If you thought the last wave of migrants to reach the southern border was big, just wait until the one currently traveling through Panama arrives. Panama's foreign minister warned that 100,000 migrants are en route to the U.S. To date this year, U.S. Border Patrol agents conducting biometric testing at migrant camps in Panama have identified 52 persons "in some way affiliated with al-Qaeda," according to reporter Chuck Holton. That's nearly three times the number of al-Qaeda operatives that perpetrated the hijackings of 9/11. And that's just the terrorists we've caught.
For younger readers who know about the 9/11 attacks as history, not a memory (anyone under 25), America resolved to preempt future attacks by pursuing and destroying terrorist networks around the world. This led to the invasion of Afghanistan and ousting of the Taliban government, which had provided al-Qaeda with a safe haven. Al-Qaeda's power has never been the same since. It tried to reconstitute itself in different nations and under different names (including ISIS), but each time American-led forces crushed it.
But now, in the same year that America withdraws from Afghanistan, ceding control of the country to the Taliban, persons tied to al-Qaeda are once again trying to infiltrate the United States. While there may be no direct, causal link between America's flight from Afghanistan and the resurgence of al-Qaeda operatives aiming for the border, both point to the fact that the U.S. is less secure against terror threats today than it was a year ago.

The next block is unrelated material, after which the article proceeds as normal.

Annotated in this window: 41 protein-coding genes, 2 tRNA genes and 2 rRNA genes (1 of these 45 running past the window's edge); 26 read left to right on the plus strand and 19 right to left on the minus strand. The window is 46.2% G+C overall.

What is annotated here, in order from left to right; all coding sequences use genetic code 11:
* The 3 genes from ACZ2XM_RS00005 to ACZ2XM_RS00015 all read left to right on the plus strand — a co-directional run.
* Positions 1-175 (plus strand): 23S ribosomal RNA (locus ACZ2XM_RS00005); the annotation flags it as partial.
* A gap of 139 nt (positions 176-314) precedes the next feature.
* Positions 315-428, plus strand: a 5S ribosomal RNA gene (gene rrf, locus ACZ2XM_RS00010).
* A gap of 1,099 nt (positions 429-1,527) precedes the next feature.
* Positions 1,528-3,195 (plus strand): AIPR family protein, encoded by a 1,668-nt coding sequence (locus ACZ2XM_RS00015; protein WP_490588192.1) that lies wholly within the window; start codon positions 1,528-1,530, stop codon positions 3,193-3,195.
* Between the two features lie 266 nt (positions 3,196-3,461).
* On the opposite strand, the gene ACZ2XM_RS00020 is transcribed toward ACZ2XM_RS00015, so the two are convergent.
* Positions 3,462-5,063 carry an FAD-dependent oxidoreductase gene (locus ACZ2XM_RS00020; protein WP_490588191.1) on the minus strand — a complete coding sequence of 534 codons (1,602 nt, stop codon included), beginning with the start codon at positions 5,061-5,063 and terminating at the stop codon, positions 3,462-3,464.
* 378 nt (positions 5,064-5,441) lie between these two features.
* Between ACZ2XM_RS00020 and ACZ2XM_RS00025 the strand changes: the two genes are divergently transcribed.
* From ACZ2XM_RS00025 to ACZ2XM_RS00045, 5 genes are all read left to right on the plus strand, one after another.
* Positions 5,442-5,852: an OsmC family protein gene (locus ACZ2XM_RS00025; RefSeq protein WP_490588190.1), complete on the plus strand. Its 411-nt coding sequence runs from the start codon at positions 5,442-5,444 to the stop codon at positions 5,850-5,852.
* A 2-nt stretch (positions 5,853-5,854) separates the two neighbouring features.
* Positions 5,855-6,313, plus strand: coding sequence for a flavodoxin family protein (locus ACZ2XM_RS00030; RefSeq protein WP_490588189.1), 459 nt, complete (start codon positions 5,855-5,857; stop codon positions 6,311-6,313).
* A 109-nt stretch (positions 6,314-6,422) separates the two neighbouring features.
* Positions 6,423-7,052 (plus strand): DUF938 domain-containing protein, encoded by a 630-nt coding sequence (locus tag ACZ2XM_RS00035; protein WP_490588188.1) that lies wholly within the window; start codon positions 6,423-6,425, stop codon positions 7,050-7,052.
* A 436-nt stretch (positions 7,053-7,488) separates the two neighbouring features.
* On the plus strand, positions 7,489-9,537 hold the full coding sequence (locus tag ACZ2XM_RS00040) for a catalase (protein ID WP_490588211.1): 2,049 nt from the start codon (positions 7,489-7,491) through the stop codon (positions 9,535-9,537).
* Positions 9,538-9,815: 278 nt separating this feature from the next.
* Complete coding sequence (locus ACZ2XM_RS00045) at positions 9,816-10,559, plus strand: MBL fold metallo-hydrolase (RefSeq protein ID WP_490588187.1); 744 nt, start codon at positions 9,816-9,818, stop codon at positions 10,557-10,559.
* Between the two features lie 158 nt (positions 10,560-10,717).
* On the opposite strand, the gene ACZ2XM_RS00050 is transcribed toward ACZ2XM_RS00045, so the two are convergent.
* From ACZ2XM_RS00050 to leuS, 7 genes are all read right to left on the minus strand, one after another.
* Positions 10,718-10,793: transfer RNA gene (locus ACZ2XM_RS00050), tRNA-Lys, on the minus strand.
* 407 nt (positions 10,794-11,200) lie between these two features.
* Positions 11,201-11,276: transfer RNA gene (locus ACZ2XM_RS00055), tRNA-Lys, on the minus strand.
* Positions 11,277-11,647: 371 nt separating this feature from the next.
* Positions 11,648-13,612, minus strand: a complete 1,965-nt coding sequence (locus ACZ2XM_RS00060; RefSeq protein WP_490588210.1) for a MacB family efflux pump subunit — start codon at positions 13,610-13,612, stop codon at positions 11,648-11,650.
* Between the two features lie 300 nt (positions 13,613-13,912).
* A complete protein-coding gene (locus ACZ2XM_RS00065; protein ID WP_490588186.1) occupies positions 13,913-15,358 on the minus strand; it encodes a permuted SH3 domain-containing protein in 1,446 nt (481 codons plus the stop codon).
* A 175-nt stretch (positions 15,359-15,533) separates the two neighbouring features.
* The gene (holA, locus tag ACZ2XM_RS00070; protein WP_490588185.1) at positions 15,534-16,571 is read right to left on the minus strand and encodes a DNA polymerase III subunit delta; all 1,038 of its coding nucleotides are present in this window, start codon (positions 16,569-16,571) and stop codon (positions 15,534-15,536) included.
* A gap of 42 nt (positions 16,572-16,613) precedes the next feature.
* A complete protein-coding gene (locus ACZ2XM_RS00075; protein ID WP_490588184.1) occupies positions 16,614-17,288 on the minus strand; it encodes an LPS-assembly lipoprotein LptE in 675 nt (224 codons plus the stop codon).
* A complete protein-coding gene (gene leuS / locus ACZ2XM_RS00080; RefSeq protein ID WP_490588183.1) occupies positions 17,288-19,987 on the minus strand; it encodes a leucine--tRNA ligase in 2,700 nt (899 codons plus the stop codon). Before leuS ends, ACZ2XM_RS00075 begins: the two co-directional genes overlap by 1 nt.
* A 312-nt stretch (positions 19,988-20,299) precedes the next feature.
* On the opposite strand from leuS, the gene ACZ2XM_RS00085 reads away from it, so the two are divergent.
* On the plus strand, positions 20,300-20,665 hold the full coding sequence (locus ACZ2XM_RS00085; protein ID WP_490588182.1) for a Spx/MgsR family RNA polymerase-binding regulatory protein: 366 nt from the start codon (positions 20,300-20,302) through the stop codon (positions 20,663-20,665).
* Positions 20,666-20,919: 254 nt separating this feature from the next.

"The really scary thing is that so many of these people are not on any list at all," continued Holton. Border
Patrol agents not only encounter Latin Americans in Panama, but also "people from Afghanistan, and Syria, and Bangladesh, and Indonesia, and Somalia, and all over Africa." Many present no official documents; either "they don't have a passport, or they hide it." If someone grew up in, say, Syria, they have no "biometric history floating around out there." A 20-year-old Syrian would have been an infant when American forces exploded the al-Qaeda network. If terror cells are radicalizing and recruiting young men from obscure regions with no records, there is no way for border agents to detect such would-be terrorists traveling to America. So the 52 persons whom officials apprehended were only the ones with previously known terrorist links; the younger generation of terrorists is undetectable.
Our vulnerability to terrorist infiltration is especially infuriating because it is entirely preventable. Those traveling through Panama "are one hundred percent economic migrants" to the U.S., said Holton. They may have fled war or oppression in their home country, but "they have to cross through sometimes nine or ten other countries that are not facing war or oppression." Oftentimes, "they've been making a living" for years in one of these countries. Thus, they don't meet the definition of refugees or asylum-seekers. "They're only now deciding to come to the United States because Joe Biden is president and they know they can get in," explained Holton.
Many migrants, such as the Haitians in Del Rio earlier this year, traverse the hemisphere to enter the United States. "When Haitians leave Haiti," Holton said, they "go through South America, and then come up through Colombia, and walk through the dangerous Darien Gap ("a six day walk with no food") between Colombia and Panama." From there, they can follow the Pan-American Highway for another 2,500 miles, all the way to the U.S. Somewhere along the way, persons from all over the world, including some with al-Qaeda connections, join the throng.
September 11th ignited a spark in the American people to stand up and fight a war on terror. But the Biden administration, rather than proactively working to protect the American people, has left the border wide open to anyone with any intention. It's time for the Biden administration to remember what happened on September 11th 20 years ago and to take action to protect the American people.